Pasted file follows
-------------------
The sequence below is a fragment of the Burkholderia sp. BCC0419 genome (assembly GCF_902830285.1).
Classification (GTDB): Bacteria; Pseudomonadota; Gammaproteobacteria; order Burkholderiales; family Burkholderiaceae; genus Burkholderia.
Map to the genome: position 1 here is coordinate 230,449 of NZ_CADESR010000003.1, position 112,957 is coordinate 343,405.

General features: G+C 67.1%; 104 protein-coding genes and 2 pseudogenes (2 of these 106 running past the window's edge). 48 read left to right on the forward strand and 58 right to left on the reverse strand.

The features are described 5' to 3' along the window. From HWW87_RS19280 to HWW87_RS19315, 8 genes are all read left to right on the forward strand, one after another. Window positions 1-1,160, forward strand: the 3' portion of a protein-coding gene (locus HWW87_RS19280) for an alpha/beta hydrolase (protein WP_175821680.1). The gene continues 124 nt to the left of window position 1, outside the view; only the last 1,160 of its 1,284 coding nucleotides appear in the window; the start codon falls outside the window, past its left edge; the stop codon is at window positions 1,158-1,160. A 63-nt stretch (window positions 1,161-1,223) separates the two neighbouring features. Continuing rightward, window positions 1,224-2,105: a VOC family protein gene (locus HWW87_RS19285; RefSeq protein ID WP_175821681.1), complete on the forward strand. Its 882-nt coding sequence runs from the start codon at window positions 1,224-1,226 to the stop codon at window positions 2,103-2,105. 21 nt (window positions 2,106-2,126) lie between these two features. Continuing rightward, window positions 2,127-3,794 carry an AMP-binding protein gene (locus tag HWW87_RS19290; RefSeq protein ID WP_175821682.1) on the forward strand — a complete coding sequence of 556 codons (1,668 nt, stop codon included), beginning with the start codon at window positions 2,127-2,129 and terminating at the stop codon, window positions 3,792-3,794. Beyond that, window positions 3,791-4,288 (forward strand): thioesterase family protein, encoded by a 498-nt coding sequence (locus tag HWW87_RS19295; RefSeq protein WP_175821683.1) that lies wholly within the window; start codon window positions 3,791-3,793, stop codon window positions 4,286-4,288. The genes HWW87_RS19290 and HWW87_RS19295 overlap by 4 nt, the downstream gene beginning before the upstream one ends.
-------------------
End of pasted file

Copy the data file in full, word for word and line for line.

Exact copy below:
The sequence below is a fragment of the Burkholderia sp. BCC0419 genome (assembly GCF_902830285.1).
Classification (GTDB): Bacteria; Pseudomonadota; Gammaproteobacteria; order Burkholderiales; family Burkholderiaceae; genus Burkholderia.
Map to the genome: position 1 here is coordinate 230,449 of NZ_CADESR010000003.1, position 112,957 is coordinate 343,405.

General features: G+C 67.1%; 104 protein-coding genes and 2 pseudogenes (2 of these 106 running past the window's edge). 48 read left to right on the forward strand and 58 right to left on the reverse strand.

The features are described 5' to 3' along the window. From HWW87_RS19280 to HWW87_RS19315, 8 genes are all read left to right on the forward strand, one after another. Window positions 1-1,160, forward strand: the 3' portion of a protein-coding gene (locus HWW87_RS19280) for an alpha/beta hydrolase (protein WP_175821680.1). The gene continues 124 nt to the left of window position 1, outside the view; only the last 1,160 of its 1,284 coding nucleotides appear in the window; the start codon falls outside the window, past its left edge; the stop codon is at window positions 1,158-1,160. A 63-nt stretch (window positions 1,161-1,223) separates the two neighbouring features. Continuing rightward, window positions 1,224-2,105: a VOC family protein gene (locus HWW87_RS19285; RefSeq protein ID WP_175821681.1), complete on the forward strand. Its 882-nt coding sequence runs from the start codon at window positions 1,224-1,226 to the stop codon at window positions 2,103-2,105. 21 nt (window positions 2,106-2,126) lie between these two features. Continuing rightward, window positions 2,127-3,794 carry an AMP-binding protein gene (locus tag HWW87_RS19290; RefSeq protein ID WP_175821682.1) on the forward strand — a complete coding sequence of 556 codons (1,668 nt, stop codon included), beginning with the start codon at window positions 2,127-2,129 and terminating at the stop codon, window positions 3,792-3,794. Beyond that, window positions 3,791-4,288 (forward strand): thioesterase family protein, encoded by a 498-nt coding sequence (locus tag HWW87_RS19295; RefSeq protein WP_175821683.1) that lies wholly within the window; start codon window positions 3,791-3,793, stop codon window positions 4,286-4,288. The genes HWW87_RS19290 and HWW87_RS19295 overlap by 4 nt, the downstream gene beginning before the upstream one ends.